This is the kind of thing I'm watching for with Gingrich. He's showing his true colors here. He's more interested in politics than principle in the abortion battle.

And, if he's willing to throw babies under the bus to get elected, what else will he do?

So the question remains - has Gingrich changed? It's not looking good so far.

Friday, December 2, 2011


OK, so the player doesn't fit the page. Honestly, I'm not much in the mood to figure out the code changes I need to make to fix it. And it's an audio file once you get past the commercial anyway so who cares.

I've been listening to a lot of Gingrich over the past few weeks. I gotta admit that I'm a bit leery of him. Fool me once... Anyway, after listening to this clip and reading his comments on the Eucharist I have to wonder - has he changed?

I'm Catholic. I was born Catholic and raised, more or less (probably less in the long run) Catholic. By the time I was thirteen we no longer went to church. I grew up, got married, had kids and still I didn't really go to church any more than absolutely necessary. Too busy drinking and smoking dope, working, dealing with life and all the other excuses one normally comes up with.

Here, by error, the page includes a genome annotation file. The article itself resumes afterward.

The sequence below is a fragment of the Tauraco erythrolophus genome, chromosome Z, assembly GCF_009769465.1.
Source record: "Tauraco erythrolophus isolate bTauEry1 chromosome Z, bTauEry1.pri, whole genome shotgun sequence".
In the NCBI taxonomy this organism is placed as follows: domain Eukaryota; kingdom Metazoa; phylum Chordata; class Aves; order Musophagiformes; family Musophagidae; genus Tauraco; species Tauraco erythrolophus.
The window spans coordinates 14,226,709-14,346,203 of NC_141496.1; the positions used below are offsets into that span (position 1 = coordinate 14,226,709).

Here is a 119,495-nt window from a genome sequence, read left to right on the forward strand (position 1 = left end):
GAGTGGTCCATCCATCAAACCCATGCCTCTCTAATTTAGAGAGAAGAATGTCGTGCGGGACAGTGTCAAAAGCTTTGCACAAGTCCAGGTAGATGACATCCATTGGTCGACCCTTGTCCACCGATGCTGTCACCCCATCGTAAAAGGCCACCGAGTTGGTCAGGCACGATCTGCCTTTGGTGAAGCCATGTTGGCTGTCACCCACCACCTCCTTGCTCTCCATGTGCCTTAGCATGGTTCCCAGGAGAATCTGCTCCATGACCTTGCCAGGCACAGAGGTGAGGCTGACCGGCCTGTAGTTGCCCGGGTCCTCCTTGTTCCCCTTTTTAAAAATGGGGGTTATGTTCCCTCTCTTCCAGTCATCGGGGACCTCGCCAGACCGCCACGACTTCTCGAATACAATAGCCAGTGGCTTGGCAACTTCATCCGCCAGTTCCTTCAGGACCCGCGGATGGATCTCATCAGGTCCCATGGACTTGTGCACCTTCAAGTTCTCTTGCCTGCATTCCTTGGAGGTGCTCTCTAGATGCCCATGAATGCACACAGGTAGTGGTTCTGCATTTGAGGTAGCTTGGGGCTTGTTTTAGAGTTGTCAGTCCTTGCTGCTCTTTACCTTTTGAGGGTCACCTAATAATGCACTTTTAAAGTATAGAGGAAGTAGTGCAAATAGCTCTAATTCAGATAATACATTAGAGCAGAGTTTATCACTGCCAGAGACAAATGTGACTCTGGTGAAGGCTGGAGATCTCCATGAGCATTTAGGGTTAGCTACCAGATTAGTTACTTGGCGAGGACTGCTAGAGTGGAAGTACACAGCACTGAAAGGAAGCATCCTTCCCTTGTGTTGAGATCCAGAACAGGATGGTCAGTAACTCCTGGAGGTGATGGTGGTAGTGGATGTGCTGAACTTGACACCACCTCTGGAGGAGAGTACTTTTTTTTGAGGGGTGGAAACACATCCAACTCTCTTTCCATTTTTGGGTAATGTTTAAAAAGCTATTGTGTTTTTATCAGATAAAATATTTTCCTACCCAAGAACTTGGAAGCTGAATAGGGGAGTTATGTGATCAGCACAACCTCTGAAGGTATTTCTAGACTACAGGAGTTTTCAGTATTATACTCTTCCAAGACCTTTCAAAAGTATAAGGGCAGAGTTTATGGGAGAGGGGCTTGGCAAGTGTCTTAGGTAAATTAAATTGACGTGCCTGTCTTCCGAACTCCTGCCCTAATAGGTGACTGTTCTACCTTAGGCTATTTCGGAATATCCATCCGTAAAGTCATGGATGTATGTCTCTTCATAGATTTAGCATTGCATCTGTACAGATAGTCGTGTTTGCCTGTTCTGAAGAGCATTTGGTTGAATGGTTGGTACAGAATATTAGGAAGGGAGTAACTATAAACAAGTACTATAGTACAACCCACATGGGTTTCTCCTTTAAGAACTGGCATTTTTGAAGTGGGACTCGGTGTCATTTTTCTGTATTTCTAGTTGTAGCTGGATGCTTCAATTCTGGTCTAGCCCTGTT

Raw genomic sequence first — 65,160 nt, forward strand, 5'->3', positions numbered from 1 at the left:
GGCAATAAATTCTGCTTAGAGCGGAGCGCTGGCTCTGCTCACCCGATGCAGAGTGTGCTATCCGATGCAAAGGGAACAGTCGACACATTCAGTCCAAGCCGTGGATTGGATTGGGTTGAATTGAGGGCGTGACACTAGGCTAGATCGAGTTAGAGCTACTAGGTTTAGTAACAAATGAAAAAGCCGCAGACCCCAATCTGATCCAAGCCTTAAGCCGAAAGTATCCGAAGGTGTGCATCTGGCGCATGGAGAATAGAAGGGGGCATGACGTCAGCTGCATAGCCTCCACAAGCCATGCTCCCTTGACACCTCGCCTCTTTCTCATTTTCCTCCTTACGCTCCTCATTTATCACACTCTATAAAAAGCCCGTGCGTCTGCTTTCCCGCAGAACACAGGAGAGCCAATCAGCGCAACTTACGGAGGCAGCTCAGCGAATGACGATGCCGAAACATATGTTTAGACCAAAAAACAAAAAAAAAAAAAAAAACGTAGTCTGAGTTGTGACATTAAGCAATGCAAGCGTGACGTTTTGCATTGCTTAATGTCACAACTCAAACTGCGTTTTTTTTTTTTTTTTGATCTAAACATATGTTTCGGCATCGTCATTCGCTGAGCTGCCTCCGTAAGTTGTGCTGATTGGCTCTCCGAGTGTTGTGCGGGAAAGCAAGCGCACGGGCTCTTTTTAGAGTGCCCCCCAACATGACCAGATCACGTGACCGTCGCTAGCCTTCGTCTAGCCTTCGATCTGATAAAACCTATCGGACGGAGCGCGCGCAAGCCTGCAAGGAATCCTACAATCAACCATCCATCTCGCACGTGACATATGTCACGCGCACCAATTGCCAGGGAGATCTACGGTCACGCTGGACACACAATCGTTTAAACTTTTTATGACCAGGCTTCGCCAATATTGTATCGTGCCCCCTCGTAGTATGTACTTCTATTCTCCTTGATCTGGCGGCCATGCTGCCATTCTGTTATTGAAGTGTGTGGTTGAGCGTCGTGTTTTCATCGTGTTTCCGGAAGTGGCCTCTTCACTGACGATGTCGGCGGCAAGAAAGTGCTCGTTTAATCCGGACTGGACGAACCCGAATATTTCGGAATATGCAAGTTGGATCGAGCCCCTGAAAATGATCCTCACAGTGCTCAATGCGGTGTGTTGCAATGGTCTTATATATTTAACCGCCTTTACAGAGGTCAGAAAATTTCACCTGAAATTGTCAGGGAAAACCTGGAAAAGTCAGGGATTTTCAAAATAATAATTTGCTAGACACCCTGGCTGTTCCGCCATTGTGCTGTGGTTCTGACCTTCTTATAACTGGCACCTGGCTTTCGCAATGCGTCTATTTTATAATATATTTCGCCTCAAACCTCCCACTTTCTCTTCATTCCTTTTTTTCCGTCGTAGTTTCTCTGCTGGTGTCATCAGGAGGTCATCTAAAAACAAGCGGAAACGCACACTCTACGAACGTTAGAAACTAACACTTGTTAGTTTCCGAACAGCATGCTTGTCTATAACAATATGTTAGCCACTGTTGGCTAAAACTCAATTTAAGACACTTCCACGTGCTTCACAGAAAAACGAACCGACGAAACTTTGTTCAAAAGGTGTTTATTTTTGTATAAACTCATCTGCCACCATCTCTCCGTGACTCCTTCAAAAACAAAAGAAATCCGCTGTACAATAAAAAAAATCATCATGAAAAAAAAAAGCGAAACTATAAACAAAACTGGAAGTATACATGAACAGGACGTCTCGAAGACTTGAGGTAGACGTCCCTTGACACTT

I did come back, though. There were a number of reasons, some powerfully spiritual and some purely based on reason. It's the latter that makes me think that Gingrich may have undergone a profound change.

Gingrich is a man of letters. He writes and lectures. He seems to be deeply attracted to debate, both as sport and as a learning tool. He generally uses logic in his arguments which is why he is so very good at winning them. I've watched him systematically dismantle the arguments of others by finding the weaknesses and exploiting them simply by pointing them out and opening them to question. Very much like so many great Catholic scholars have over the last 2000 years, Aquinas coming immediately to mind.